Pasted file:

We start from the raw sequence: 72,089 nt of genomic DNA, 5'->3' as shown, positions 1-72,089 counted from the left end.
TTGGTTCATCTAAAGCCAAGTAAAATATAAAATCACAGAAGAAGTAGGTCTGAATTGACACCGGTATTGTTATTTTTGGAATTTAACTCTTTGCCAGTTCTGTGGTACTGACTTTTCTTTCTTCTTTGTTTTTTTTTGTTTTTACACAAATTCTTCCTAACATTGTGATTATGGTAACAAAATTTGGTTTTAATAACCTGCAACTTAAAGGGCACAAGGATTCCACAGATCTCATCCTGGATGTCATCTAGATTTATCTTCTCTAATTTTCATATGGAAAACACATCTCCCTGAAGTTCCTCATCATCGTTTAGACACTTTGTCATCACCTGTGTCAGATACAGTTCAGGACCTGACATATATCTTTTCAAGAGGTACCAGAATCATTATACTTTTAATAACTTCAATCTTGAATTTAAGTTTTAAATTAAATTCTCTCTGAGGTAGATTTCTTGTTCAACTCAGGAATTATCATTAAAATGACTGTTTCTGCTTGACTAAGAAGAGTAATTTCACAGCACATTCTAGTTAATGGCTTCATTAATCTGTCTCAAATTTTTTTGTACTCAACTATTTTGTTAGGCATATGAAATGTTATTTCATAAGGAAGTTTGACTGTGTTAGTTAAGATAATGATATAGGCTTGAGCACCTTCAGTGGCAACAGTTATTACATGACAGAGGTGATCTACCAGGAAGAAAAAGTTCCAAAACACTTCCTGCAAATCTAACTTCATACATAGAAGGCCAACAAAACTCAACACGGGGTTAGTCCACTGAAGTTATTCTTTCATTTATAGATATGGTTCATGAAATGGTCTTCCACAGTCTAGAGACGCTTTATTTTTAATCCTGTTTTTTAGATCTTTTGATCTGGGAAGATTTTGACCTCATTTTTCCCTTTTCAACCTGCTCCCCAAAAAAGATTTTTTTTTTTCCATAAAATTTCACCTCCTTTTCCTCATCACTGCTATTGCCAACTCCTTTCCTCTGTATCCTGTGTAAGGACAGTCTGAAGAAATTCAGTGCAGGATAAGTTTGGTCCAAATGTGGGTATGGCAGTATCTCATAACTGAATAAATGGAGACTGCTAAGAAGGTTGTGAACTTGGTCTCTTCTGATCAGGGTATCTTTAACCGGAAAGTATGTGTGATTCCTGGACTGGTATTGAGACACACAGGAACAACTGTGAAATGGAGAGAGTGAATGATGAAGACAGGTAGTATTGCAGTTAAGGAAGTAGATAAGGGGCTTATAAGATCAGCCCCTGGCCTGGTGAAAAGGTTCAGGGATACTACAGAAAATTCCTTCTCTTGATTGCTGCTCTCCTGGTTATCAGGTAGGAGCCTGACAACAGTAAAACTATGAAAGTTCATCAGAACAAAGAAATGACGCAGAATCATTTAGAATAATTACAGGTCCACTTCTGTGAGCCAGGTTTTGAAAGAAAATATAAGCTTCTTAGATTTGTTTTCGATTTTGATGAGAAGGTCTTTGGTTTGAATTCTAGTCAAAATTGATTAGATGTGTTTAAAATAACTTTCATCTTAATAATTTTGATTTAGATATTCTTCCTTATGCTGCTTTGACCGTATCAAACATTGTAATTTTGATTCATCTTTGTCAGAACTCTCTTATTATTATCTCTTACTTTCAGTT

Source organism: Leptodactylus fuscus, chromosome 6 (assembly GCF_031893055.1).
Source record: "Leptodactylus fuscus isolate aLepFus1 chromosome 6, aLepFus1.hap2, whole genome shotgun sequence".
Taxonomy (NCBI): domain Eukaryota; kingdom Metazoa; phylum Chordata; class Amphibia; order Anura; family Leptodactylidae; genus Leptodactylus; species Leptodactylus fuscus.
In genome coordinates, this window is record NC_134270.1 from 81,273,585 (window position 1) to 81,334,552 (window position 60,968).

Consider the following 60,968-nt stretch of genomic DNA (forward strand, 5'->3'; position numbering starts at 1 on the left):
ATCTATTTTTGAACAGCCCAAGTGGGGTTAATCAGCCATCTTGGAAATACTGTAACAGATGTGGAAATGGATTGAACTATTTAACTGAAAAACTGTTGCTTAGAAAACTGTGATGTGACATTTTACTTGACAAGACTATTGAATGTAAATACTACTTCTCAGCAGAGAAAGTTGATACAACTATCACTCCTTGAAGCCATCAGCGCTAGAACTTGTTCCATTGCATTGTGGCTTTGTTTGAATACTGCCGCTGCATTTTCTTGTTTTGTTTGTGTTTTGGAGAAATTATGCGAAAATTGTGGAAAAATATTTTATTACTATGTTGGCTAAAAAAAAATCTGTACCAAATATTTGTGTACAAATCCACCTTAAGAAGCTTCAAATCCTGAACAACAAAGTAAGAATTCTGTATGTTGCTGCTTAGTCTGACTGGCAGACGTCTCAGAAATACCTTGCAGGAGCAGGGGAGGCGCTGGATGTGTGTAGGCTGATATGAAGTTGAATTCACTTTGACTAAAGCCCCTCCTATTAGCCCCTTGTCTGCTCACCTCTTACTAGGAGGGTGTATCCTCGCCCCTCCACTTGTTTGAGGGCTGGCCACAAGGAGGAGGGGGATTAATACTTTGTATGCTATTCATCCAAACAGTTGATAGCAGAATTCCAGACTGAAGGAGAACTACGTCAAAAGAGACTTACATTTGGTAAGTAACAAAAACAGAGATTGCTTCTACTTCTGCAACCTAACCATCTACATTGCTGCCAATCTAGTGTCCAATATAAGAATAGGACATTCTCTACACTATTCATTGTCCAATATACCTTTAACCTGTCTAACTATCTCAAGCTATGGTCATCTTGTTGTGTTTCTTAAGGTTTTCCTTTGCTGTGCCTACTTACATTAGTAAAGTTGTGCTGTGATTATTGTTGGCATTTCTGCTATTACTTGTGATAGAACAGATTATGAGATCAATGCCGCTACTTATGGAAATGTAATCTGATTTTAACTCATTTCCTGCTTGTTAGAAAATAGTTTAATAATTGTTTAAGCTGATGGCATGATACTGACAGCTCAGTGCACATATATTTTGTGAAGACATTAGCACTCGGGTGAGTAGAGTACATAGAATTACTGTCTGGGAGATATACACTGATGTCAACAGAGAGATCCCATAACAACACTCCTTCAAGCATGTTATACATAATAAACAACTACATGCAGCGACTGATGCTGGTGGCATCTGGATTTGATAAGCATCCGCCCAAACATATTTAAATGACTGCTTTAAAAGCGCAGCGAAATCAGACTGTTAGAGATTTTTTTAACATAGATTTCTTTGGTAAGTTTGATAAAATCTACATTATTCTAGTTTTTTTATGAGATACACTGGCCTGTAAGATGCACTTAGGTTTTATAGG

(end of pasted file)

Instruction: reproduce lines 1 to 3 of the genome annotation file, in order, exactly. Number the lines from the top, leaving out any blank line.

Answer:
We start from the raw sequence: 72,089 nt of genomic DNA, 5'->3' as shown, positions 1-72,089 counted from the left end.
TTGGTTCATCTAAAGCCAAGTAAAATATAAAATCACAGAAGAAGTAGGTCTGAATTGACACCGGTATTGTTATTTTTGGAATTTAACTCTTTGCCAGTTCTGTGGTACTGACTTTTCTTTCTTCTTTGTTTTTTTTTGTTTTTACACAAATTCTTCCTAACATTGTGATTATGGTAACAAAATTTGGTTTTAATAACCTGCAACTTAAAGGGCACAAGGATTCCACAGATCTCATCCTGGATGTCATCTAGATTTATCTTCTCTAATTTTCATATGGAAAACACATCTCCCTGAAGTTCCTCATCATCGTTTAGACACTTTGTCATCACCTGTGTCAGATACAGTTCAGGACCTGACATATATCTTTTCAAGAGGTACCAGAATCATTATACTTTTAATAACTTCAATCTTGAATTTAAGTTTTAAATTAAATTCTCTCTGAGGTAGATTTCTTGTTCAACTCAGGAATTATCATTAAAATGACTGTTTCTGCTTGACTAAGAAGAGTAATTTCACAGCACATTCTAGTTAATGGCTTCATTAATCTGTCTCAAATTTTTTTGTACTCAACTATTTTGTTAGGCATATGAAATGTTATTTCATAAGGAAGTTTGACTGTGTTAGTTAAGATAATGATATAGGCTTGAGCACCTTCAGTGGCAACAGTTATTACATGACAGAGGTGATCTACCAGGAAGAAAAAGTTCCAAAACACTTCCTGCAAATCTAACTTCATACATAGAAGGCCAACAAAACTCAACACGGGGTTAGTCCACTGAAGTTATTCTTTCATTTATAGATATGGTTCATGAAATGGTCTTCCACAGTCTAGAGACGCTTTATTTTTAATCCTGTTTTTTAGATCTTTTGATCTGGGAAGATTTTGACCTCATTTTTCCCTTTTCAACCTGCTCCCCAAAAAAGATTTTTTTTTTTCCATAAAATTTCACCTCCTTTTCCTCATCACTGCTATTGCCAACTCCTTTCCTCTGTATCCTGTGTAAGGACAGTCTGAAGAAATTCAGTGCAGGATAAGTTTGGTCCAAATGTGGGTATGGCAGTATCTCATAACTGAATAAATGGAGACTGCTAAGAAGGTTGTGAACTTGGTCTCTTCTGATCAGGGTATCTTTAACCGGAAAGTATGTGTGATTCCTGGACTGGTATTGAGACACACAGGAACAACTGTGAAATGGAGAGAGTGAATGATGAAGACAGGTAGTATTGCAGTTAAGGAAGTAGATAAGGGGCTTATAAGATCAGCCCCTGGCCTGGTGAAAAGGTTCAGGGATACTACAGAAAATTCCTTCTCTTGATTGCTGCTCTCCTGGTTATCAGGTAGGAGCCTGACAACAGTAAAACTATGAAAGTTCATCAGAACAAAGAAATGACGCAGAATCATTTAGAATAATTACAGGTCCACTTCTGTGAGCCAGGTTTTGAAAGAAAATATAAGCTTCTTAGATTTGTTTTCGATTTTGATGAGAAGGTCTTTGGTTTGAATTCTAGTCAAAATTGATTAGATGTGTTTAAAATAACTTTCATCTTAATAATTTTGATTTAGATATTCTTCCTTATGCTGCTTTGACCGTATCAAACATTGTAATTTTGATTCATCTTTGTCAGAACTCTCTTATTATTATCTCTTACTTTCAGTT

Source organism: Leptodactylus fuscus, chromosome 6 (assembly GCF_031893055.1).